Make it fit.
              You can't win and there is a penalty for trying!

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              • #8
                Good post Brian and others.

                Those screws have gotta be the cheapest crap, had some so soft that the star center will just shear out!! Garbage.

                Yup, the Robertson is still the best.

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                • #9
                  Great idea, thanks for sharing.

                  It will also be useful for those bolts and screws physically too-small to hold.

                  Is there a sticky or FAQ we can drop this idea into?
                  Hemi-proprietor,
                  Esoteric Garage

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                  • #10
                    The trick is to put the screws into the box before mounting the fixture. The fixture should have large holes to fit the screw head. Then just twist and tighten the screws you're done.

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                    • #11
                      ...yet again one reason to avoid those Phillips heads and the like, they are a PITA.
                      Amount of experience is in direct proportion to the value of broken equipment.

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                      • #12
                        I use the magnet on the screwdriver - works well even up to speed with power driver:



                        Where clearance is tight, or for nonmagnetic screws, a drop of superglue holds the screw on the bit securely and doesn't interfere with future use.
                        Cheers,

                        Frank Ford
                        HomeShopTech

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                        • #13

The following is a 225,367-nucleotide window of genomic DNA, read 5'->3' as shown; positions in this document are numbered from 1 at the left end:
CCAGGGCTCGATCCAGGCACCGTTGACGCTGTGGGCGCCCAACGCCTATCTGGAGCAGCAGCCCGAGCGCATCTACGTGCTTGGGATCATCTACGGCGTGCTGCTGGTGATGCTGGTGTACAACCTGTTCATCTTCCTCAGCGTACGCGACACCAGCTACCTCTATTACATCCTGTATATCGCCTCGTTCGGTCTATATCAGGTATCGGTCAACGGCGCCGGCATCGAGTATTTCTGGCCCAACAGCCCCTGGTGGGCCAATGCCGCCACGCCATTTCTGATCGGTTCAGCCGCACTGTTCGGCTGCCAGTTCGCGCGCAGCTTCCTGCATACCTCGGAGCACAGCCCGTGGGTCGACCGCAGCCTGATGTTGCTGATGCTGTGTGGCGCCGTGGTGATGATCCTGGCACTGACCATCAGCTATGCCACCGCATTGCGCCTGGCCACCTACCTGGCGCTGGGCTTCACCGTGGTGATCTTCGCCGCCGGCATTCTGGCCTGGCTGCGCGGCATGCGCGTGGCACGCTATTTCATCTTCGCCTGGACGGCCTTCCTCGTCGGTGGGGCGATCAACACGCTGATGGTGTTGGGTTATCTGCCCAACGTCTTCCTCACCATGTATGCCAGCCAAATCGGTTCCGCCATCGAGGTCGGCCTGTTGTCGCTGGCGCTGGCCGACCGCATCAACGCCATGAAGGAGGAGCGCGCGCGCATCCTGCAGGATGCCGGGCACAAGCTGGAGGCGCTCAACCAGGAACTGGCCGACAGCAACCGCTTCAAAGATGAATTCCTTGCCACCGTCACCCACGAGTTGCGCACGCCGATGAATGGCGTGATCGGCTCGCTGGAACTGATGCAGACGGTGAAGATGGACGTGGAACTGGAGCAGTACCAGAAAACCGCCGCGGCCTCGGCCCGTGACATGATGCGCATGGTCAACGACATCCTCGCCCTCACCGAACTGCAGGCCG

Screw retainers

                          There are the split-wedge style
                          http://www.leevalley.com/en/wood/pag...=1,43411,43417
                          that are useful for slotted screws. Also, I have a set of these:
                          http://www.canadiantire.ca/AST/brows....jsp?locale=en
                          that accept slot, square & philips.

                          Usual disclaimers

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                          • #14
                            Not seen the question asked yet, is it Phillips or Posidrive, two totally different animals.
                            .

                            Sir John , Earl of Bligeport & Sudspumpwater. MBE [ Motor Bike Engineer ] Nottingham England.



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                            • #15
                              My dad used to have some screwdrivers that had spring clips on both sides of the blade to hold the screw in place. I don't know if they still make them or not. I have never seen them in a store of in a catalog.

                              Probable too many people found that tape, putty, glue, etc. would do the same thing using a regular screwdriver.

                              Brian
                              OPEN EYES, OPEN EARS, OPEN MIND

                              THINK HARDER

                              BETTER TO HAVE TOOLS YOU DON'T NEED THAN TO NEED TOOLS YOU DON'T HAVE

                              MY NAME IS BRIAN AND I AM A TOOLOHOLIC